ALBUQUERQUE, N.M. — A new study shows female managers are more than three times as likely as their male counterparts to underrate their bosses' opinions of their job performance.
The discrepancy increases with women older than 50, the study states.
"Women have imposed their own glass ceiling, and the question is why," said Scott Taylor, an assistant professor at the University of New Mexico Anderson School of Management who conducted the study.
Taylor will present his findings Tuesday in Chicago at the annual meeting of the Academy of Management, a 19,000-member organization devoted to research and teaching.
"It's pretty fascinating, actually. It's a different take on it," said Leanne Atwater, a management professor at the University of Houston.
Atwater has researched the standard management assessment tool that Taylor was examining when he discovered the gender difference.
In the study, 251 male and female managers from different industries nationwide rated themselves and requested ratings from supervisors, peers and subordinates. Each subject also was asked to predict the ratings made by others.
Taylor collected the data for the study in 2005 while a doctoral student at Cleveland-based Case Western Reserve University.
The ratings measured nine elements of emotional and social competence essential to leadership: communication ability, initiative, self-awareness, self-control, empathy, bond-building, teamwork, conflict management and trustworthiness.
The men who were studied slightly overestimated how their bosses would rate them, while the female respondents underestimated their ratings on average by about 11 percent.
Chelsea Walker, 52, an administrator for UNM's College of Pharmacy, participated in a similar exercise while taking Taylor's class and was shocked to find her results matched her professor's findings.
"I was very, very surprised by his responses," she said. "I guess that I just didn't think that he thought that highly of me, even though I thought pretty highly of myself."
The exercise was a confidence booster, Walker said. Now, she takes five minutes during weekly meetings with her supervisor to discuss what she's done on the job, something she thinks men do more easily than women.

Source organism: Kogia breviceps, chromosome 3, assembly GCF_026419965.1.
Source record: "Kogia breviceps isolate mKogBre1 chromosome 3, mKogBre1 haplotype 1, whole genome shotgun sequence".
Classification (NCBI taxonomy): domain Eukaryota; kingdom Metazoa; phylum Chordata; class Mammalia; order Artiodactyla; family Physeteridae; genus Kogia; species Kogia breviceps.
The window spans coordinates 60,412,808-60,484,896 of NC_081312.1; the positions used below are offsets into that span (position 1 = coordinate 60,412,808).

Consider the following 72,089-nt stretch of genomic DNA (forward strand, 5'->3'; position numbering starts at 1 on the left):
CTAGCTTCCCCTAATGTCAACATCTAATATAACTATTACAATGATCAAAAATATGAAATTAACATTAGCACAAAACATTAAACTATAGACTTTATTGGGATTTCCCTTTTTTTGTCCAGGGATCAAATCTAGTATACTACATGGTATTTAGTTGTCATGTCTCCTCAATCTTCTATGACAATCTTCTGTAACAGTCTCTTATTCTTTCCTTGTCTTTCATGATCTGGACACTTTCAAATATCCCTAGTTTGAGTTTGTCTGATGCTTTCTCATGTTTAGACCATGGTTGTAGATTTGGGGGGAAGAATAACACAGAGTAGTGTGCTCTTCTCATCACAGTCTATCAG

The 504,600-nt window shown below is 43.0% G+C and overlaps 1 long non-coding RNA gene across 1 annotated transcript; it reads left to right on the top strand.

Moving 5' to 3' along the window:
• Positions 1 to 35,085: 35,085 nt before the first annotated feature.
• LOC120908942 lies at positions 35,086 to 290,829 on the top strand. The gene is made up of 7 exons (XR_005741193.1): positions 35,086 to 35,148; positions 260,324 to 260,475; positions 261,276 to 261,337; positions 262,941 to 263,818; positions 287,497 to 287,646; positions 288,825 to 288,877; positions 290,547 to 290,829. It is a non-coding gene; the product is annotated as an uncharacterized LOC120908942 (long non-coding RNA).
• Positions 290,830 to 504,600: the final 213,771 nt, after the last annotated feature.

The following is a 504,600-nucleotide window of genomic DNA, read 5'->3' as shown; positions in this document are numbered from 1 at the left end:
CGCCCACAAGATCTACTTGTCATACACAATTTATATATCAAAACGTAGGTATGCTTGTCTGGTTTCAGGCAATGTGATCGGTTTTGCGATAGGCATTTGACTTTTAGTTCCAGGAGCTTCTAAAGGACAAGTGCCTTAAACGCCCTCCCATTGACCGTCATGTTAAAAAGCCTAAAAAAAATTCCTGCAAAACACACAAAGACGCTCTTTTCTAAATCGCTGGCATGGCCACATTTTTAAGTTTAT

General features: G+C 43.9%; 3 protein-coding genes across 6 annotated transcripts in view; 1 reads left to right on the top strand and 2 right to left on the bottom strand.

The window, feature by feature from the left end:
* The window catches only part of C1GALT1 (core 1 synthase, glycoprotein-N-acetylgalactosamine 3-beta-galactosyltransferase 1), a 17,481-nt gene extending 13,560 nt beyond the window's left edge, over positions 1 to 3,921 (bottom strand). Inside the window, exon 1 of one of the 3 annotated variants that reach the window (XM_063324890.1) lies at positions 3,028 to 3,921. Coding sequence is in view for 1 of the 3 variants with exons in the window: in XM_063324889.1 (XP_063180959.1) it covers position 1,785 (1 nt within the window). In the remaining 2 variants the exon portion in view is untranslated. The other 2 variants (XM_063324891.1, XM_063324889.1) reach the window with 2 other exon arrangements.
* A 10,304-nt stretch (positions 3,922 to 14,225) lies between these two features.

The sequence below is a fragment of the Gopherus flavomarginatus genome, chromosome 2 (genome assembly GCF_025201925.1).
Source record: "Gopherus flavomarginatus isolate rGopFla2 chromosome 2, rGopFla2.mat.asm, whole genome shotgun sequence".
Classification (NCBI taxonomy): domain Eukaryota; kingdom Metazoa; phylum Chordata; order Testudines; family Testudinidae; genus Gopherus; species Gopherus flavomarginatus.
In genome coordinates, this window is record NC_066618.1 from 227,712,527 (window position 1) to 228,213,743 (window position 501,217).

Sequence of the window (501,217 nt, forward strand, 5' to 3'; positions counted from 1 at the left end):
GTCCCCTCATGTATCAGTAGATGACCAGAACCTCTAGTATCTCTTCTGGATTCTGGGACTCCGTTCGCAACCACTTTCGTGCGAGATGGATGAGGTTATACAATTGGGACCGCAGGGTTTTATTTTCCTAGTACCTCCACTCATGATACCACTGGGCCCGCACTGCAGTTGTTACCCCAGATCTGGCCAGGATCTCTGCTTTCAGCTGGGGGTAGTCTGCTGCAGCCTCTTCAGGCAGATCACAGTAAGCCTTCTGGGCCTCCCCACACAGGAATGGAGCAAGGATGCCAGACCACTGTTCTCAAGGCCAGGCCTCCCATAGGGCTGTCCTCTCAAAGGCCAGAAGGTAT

"To me it's still uncomfortable to a certain degree," she said. "We're not out for the glory kind of thing. We're just out to get the job done."
Walker said her experience also reflected the generational difference found in the study.
"Younger women tended not to be as off-base in their predictions than middle-aged or senior women," Taylor said.
Taylor said managers may need to learn better ways to communicate to female employees that they are valued. Women may need to learn how to better seek positive and critical feedback, he said.
Taylor says the findings could indicate why many women don't rise to head companies or why there is a wage disparity between men and women.
In 2008, the Census Bureau estimated women receive only about 78 cents for every dollar that men get for doing equivalent jobs.
Bonnie Coffey, president of the National Association of Commissions for Women, said women are unable to predict their bosses' assessments because of media images, particularly those of older women, that show them as silver-haired beauties or grandmothers in dumpy dresses.
"If you recognize that society doesn't really value older women, then you say, 'Gee, this isn't where I belong. Maybe I shouldn't be asking for a raise. Maybe I shouldn't be speaking up at meetings," Coffey said.
Cara Waymire, vice president for human resources at insurance brokerage Hub International in Albuquerque, said when she works with female employees on getting raises or promotions, she notices they are more likely to focus on shortcomings rather than accomplishments.
"They think the boss needs to think they hung the moon in order for them to ask for anything," Waymire said.
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